November 16, 2004
The ladder of ascent in the curriculum of the medieval university went from natural philosophy to law and institutions, and then to theology: in other words, from the easiest subjects to the most difficult. Ours is also a ladder of ascent in degree of difficulty, but it is the reverse of the medieval one. Take geography. Physical geography, which is a science, is considered difficult; human geography, which strives to be a science, is considered less difficult; humanistic geography, full of poetry and good feeling, is widely viewed as the softie of the three, taken up by the intellectually lazy or unprepared.
Now, I say the medieval ranking is correct and ours wrong--dead wrong. How can we believe something that is so contrary to common sense? Isn't it obvious that the things physical geographers study--climate and land forms--are simpler than the things human geographers study--society and institutions? And aren't society and institutions, circumscribed by architecture and fairly standard rules of behavior, simpler than human individuals, who, by any account, is an extraordinary blend of nature, culture, and (just possibly) spirit?
Take one important branch of human geography--the study of people/nature relationships. Geographers born after 1970 take nature to be the living layer of the earth, plus climate and soils. They study the impact of the one on the other, how humans have ruined soils and threaten to exterminate the bald eagle, how climatic change due to the emission of too much carbon dioxide can affect land use in large parts of the world, and so on. Though often complex, these relationships do not defy human understanding; solutions are possible and can be judiciously applied. Human geography is, in this sense, an optimistic science, and may attract students for that reason. By contrast, humanistic geography's conception of nature is far more inclusive: nature is certainly plants and animals, climate and soils, but it is also the cancerous cell and the nebula. How do we humans relate to the latter? What is the meaning of human life in the midst of a nature that is so bizarre, so vast, and so indifferent to our existence? No element in living nature is closer to us psychologically and emotionally than the dog thumping its tail by the fireside. Yet, much as we would like to believe otherwise, it is drawn to us more as a bundle of desirable odors than as a kindly human being in a woollen sweater.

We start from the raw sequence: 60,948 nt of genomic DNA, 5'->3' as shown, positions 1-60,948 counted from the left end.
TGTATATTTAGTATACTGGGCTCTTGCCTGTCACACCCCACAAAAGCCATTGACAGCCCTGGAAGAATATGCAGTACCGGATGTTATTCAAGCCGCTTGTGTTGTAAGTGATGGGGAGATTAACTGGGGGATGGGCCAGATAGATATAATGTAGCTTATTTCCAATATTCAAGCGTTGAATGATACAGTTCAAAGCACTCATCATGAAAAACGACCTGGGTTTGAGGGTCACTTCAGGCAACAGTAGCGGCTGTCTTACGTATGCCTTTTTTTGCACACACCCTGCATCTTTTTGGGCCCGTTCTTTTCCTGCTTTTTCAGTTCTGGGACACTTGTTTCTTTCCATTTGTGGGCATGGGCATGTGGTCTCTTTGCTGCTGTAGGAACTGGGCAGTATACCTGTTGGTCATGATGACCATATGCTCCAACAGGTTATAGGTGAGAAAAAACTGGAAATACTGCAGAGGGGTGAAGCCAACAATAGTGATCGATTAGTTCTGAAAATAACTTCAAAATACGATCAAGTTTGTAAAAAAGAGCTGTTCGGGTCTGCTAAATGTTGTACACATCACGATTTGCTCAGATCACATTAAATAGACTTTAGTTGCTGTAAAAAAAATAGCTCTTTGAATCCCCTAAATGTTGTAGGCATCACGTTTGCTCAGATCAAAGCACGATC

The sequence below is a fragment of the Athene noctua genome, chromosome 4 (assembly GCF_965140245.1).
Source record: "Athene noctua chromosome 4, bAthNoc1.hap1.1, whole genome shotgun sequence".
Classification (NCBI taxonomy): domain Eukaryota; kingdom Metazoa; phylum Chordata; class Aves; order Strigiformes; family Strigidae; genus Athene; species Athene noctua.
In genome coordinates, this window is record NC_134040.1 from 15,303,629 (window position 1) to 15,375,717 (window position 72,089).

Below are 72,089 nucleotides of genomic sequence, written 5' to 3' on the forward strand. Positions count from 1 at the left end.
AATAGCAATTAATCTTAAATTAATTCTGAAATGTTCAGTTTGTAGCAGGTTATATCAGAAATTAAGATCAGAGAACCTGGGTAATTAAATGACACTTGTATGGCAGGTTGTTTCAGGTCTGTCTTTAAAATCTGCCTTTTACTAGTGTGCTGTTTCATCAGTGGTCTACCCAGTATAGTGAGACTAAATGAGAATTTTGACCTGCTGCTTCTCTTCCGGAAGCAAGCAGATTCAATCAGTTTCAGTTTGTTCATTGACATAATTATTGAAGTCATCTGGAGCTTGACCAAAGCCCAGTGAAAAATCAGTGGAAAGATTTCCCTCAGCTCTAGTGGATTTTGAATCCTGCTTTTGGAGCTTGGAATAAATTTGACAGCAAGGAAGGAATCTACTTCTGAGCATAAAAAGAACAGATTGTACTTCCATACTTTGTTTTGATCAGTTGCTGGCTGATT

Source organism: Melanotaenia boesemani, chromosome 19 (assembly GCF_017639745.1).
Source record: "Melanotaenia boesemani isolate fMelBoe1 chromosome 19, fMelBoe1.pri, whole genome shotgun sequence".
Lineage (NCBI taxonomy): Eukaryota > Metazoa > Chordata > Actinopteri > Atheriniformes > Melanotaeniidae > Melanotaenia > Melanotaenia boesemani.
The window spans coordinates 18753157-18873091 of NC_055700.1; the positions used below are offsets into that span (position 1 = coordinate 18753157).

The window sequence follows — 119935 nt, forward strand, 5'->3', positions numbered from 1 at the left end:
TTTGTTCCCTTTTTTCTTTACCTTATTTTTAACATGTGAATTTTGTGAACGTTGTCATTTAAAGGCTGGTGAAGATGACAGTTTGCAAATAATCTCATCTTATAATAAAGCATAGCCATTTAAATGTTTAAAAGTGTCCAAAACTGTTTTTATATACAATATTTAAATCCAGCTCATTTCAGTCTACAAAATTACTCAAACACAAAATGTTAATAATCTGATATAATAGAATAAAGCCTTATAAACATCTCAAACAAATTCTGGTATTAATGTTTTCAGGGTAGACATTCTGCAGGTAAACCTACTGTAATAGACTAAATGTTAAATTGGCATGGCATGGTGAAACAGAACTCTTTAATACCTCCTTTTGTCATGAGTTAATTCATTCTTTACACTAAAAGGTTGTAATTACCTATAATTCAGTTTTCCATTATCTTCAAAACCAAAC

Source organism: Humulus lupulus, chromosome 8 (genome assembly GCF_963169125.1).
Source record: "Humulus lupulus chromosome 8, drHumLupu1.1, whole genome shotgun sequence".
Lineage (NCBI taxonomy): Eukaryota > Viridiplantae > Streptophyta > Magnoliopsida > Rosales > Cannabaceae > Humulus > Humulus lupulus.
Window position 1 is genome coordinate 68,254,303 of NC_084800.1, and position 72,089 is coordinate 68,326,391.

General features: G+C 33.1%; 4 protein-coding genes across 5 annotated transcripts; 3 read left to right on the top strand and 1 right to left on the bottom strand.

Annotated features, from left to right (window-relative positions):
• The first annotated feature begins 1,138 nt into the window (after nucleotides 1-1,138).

Human geography studies human relationships. Under the influence of Marxism, it often shows them to be one of exploitation, using physical force when necessary and the subtler devices deception when not. Human geography's optimism lies in its belief that asymmetrical relationships and exploitation can be removed, or reversed. What human geography does not consider, and what humanistic geography does, is the role they play in nearly all human contacts and exchanges. If we examine them conscientiously, no one will feel comfortable throwing the first stone. As for deception, significantly, only Zoroastrianism among the great religions has the command, "Thou shalt not lie." After all, deception and lying are necessary to smoothing the ways of social life.
From this, I conclude that humanistic geography is neglected because it is too hard. Nevertheless, it should attract the tough-minded and idealistic, for it rests ultimately on the belief that we humans can face the most unpleasant facts, and even do something about them, without despair.